November 8th

Deletion of a Nicotinic Receptor Gene Could Lead to Learning Defects

The loss of a particular gene (CHRNA7) through deletion of genetic material on chromosome 15 appears to be associated with significant abnormalities in learning and behavior, according to a recent report by Baylor College of Medicine (BCM) researchers and colleagues. "This research goes about 95 percent of the way to pinning these problems in a specific group of individuals to this gene," said Dr. Arthur Beaudet, chair of molecular and human genetics at BCM and an author of the report. Dr. Beaudet believes that the deletion will be identified in other people with behavioral problems, as well as schizophrenia, developmental delay, and epilepsy. The gene's role in schizophrenia has been under study for some time. "This gene encodes a subunit of a nicotinic receptor," Dr. Beaudet said. "It is a gene that mediates the response to nicotine via a receptor whose normal ligand is acetylcholine." The gene encodes a protein called an ion channel, which allows ions to flow in and out of neurons in the brain. Defects in ion channels have previously been associated with forms of epilepsy or seizure disorder. "If insufficient expression of the nicotinic receptor causes most or all of the problems associated with deletions in this particular area of chromosome 15, then it offers a target for drug treatment," said Dr. Pawel Stankiewicz, senior author of the report. One such drug mentioned in the paper is Chantix, a medicine now used in smoking cessation efforts. This work was published online on November 8 in Nature Genetics. [Press release] [Nature Genetics abstract]

November 6th

Simple Blood Test May Identify Women at Risk of Alzheimer’s

Middle-aged women with high levels of a specific amino acid (homocysteine) in their blood are twice as likely to suffer from Alzheimer's disease many years later, according to a recent thesis from the Sahlgrenska Academy at the University of Gothenburg, Sweden. This discovery could lead to a new and simple way of determining who is at risk long before there are any signs of the illness. The thesis is based on the Prospective Population Study of Women in Gothenburg, which was started at the end of the 1960s when almost 1,500 women between the ages of 38 and 60 were examined, asked questions about their health, and had blood samples taken. Nearly all of the samples have now been analyzed and compared with information on who went on to suffer from Alzheimer's and dementia much later. "Alzheimer's disease was more than twice as common among the women with the highest levels of homocysteine than among those with the lowest, and the risk for any kind of dementia was 70 per cent higher," said Dr. Dimitri Zylberstein, author of the thesis. Historically, elevated homocysteine levels have been related to certain vitamin deficiencies (B12 and folate). Today we know that high homocysteine levels might be present even with perfectly normal vitamin status. "These days we in our clinical practice use homocysteine analyses mainly for assessment of vitamin status. However, our results mean that we could use the very same analysis for assessment of an individual's risk profile for dementia development. This opens the possibility for future preventive treatment at a very early stage," said Dr. Zylberstein. [Press release]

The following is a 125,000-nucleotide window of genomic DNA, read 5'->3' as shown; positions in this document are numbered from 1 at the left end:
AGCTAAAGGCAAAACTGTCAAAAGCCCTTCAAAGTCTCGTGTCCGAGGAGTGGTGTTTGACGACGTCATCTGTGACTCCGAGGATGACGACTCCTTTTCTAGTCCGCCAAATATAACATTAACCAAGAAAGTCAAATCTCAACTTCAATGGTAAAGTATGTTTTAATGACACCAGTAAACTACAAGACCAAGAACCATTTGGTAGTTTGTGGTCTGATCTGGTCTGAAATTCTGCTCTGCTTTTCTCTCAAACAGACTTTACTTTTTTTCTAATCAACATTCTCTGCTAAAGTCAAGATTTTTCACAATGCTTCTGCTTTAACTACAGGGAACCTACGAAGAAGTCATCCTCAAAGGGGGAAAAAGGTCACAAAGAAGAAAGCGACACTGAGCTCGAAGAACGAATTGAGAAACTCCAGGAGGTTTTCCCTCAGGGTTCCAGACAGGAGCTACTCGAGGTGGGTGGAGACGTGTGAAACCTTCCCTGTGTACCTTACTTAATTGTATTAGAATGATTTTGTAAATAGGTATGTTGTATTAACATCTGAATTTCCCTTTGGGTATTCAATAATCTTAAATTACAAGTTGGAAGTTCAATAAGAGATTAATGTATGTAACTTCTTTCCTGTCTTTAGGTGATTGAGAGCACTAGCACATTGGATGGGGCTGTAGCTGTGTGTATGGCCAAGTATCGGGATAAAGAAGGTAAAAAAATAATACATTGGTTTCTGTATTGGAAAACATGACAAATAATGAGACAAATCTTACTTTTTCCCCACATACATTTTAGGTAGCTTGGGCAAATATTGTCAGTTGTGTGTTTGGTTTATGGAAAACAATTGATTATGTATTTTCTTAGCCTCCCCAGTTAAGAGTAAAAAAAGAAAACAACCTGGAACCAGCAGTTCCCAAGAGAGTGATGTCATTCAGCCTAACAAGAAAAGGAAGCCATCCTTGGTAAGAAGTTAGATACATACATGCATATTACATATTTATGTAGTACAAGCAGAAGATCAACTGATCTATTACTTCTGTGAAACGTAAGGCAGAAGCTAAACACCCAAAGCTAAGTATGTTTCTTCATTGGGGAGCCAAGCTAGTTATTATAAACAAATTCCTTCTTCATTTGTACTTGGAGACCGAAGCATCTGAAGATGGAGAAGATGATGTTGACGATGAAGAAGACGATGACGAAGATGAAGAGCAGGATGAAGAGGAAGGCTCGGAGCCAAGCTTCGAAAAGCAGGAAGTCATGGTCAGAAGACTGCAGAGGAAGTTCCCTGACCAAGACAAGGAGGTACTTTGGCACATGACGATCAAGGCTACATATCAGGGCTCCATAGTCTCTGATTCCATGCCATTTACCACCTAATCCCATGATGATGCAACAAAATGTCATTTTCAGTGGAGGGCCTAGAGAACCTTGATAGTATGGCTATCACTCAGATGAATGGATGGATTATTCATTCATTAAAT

November 4th

Scientists Target DNA Quadruplexes in Battle Against Cancer

Some designers of anti-cancer drugs are investigating mysterious chunks of the genetic material DNA that may play a key role in preventing the growth and spread of cancer cells, according to an article in the November 2 issue of Chemical & Engineering News, the weekly newsmagazine of the American Chemical Society. In the article, C&EN Deputy Assistant Managing editor Stu Borman notes that the DNA structures, which scientists term "quadruplexes" because they have four-sided structures, are a genre of folded DNA that may help control whether genes are switched on or off. Quadruplexes sometimes form near genes that foster the growth of cancer cells. Some scientists thus regard them as promising targets for developing new anti-cancer drugs. Drugs that interact with quadruplexes could help kill cancer cells without harming healthy cells. In addition, they may side-step the serious problem of drug resistance, in which some drugs gradually lose their effectiveness against cancer. The C&EN article describes research on quadruplex-targeted drugs and explores the mysteries about how quadruplexes form, disappear, and function. [Press release] [C&EN article]